An editorial in a recent issue of the Recorder, commenting...

Riceville Recorder

An editorial in a recent issue of the Recorder, commenting on the article reprinted in that issue from the Christian Science Sentinel, indicated reluctance to accept the Christian Science viewpoint that the works of Christ Jesus were accomplished wholly through spiritual means. This letter is therefore submitted to state briefly why Christian Science holds to the spiritual character of the Master's works of healing and other ministrations to those seeking his aid. The main reason for considering the works of Jesus as wrought through his understanding of spiritual law is that he himself proved this to be true by performing them without material means. His use of clay and spittle in connection with the restoration of sight to the blind man, cited in your editorial, cannot well be taken as evidence that Jesus relied upon those things for healing, because he at once commanded the man to wast the application from his eyes, even before any healing effect could have occurred through their aid. Furthermore, it is a fact that clay and spittle have not been known to cure blindness, either before or after the incident in question. But if this instance of anointing the blind eyes with clay may be said to indicate Jesus' dependence upon these materials for healing, we are left wondering what agency accomplished his many other healings and ministrations to the varying needs of the multitudes, since no mention is made of anything material being employed by him.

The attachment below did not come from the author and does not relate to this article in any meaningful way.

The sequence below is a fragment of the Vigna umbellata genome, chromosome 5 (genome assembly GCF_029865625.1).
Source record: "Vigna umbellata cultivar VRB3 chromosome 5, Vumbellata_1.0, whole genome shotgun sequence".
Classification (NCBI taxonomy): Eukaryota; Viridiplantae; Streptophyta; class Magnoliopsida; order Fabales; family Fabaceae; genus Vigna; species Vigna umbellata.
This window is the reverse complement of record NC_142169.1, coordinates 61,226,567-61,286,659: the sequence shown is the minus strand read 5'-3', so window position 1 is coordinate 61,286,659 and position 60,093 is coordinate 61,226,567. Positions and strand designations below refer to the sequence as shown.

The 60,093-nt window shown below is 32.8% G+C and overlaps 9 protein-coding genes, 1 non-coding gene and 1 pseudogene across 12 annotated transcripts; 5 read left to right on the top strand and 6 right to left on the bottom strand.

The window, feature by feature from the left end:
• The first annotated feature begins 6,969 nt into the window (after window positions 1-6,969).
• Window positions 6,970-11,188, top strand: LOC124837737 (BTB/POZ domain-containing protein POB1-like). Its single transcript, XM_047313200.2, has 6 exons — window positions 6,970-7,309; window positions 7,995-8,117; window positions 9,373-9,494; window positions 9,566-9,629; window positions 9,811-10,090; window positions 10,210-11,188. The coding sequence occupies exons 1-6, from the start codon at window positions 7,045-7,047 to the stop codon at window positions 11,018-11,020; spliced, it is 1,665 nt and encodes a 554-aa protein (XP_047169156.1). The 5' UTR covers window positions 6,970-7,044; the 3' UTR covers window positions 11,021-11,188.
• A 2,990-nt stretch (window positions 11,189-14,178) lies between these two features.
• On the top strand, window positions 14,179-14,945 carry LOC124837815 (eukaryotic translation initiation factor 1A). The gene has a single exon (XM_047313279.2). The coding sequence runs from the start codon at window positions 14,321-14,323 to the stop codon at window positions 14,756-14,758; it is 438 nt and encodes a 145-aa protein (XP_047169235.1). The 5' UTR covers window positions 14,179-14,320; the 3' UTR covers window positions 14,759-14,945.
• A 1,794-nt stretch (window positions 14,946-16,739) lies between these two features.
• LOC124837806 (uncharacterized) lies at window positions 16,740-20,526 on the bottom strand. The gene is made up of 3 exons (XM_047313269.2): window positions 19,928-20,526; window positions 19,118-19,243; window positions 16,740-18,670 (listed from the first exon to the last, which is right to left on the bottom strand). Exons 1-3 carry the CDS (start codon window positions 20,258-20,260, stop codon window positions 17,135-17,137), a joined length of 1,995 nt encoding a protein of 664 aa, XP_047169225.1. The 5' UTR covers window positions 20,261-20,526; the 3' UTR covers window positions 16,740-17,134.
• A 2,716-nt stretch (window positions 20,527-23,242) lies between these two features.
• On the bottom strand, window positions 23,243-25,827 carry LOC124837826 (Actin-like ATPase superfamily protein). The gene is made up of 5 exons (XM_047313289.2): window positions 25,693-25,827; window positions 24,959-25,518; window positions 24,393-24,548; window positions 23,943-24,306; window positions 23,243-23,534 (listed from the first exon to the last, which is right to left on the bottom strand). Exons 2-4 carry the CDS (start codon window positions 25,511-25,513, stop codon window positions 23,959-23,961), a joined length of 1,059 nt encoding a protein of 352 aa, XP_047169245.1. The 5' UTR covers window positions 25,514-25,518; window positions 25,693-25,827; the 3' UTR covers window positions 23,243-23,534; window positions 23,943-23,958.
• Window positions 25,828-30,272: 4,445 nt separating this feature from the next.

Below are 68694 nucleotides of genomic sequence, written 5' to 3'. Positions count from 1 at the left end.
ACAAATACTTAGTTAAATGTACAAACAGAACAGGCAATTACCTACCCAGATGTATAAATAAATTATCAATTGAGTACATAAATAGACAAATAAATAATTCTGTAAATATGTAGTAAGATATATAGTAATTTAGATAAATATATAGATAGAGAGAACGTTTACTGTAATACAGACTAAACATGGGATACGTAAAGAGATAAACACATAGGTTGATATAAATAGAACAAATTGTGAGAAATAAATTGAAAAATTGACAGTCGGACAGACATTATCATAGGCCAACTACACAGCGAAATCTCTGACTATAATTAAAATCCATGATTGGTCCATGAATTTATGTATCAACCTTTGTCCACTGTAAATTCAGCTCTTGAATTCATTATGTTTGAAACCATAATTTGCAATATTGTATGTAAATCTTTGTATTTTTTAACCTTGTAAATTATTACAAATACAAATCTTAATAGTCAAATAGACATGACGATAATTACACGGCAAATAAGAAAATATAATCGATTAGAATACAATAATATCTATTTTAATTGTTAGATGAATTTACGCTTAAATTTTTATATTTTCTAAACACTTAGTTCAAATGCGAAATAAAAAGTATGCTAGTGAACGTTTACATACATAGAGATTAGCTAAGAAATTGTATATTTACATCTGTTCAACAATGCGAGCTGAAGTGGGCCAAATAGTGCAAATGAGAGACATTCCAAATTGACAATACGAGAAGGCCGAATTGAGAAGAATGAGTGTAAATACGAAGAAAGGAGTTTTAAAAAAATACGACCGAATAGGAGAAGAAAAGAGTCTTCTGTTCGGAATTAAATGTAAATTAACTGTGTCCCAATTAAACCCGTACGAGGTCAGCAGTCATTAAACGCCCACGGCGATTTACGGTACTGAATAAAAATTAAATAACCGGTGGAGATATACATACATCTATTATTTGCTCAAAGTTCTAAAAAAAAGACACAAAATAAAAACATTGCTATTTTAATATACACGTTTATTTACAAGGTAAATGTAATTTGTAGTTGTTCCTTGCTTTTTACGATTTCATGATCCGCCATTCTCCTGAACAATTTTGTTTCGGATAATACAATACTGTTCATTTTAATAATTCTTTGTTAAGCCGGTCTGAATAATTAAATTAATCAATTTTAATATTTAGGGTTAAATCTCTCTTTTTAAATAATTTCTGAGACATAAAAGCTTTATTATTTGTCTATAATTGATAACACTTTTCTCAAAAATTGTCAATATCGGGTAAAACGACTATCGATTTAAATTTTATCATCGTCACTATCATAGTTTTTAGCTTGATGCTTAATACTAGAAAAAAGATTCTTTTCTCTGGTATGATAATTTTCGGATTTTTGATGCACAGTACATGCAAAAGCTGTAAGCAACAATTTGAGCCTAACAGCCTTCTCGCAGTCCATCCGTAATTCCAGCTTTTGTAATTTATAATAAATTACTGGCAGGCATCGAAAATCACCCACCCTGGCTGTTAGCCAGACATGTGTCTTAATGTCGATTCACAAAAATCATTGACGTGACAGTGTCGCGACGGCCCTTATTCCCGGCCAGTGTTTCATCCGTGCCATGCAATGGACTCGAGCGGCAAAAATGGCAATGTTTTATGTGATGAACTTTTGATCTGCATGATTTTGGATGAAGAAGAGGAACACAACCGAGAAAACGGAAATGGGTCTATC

Justification for the declaration that Christ Jesus performed his works according to spiritual law is found in the fact that Christian Scientists demonstrate the potency of that same law to-day in doing the works which he said should be done by his followers.

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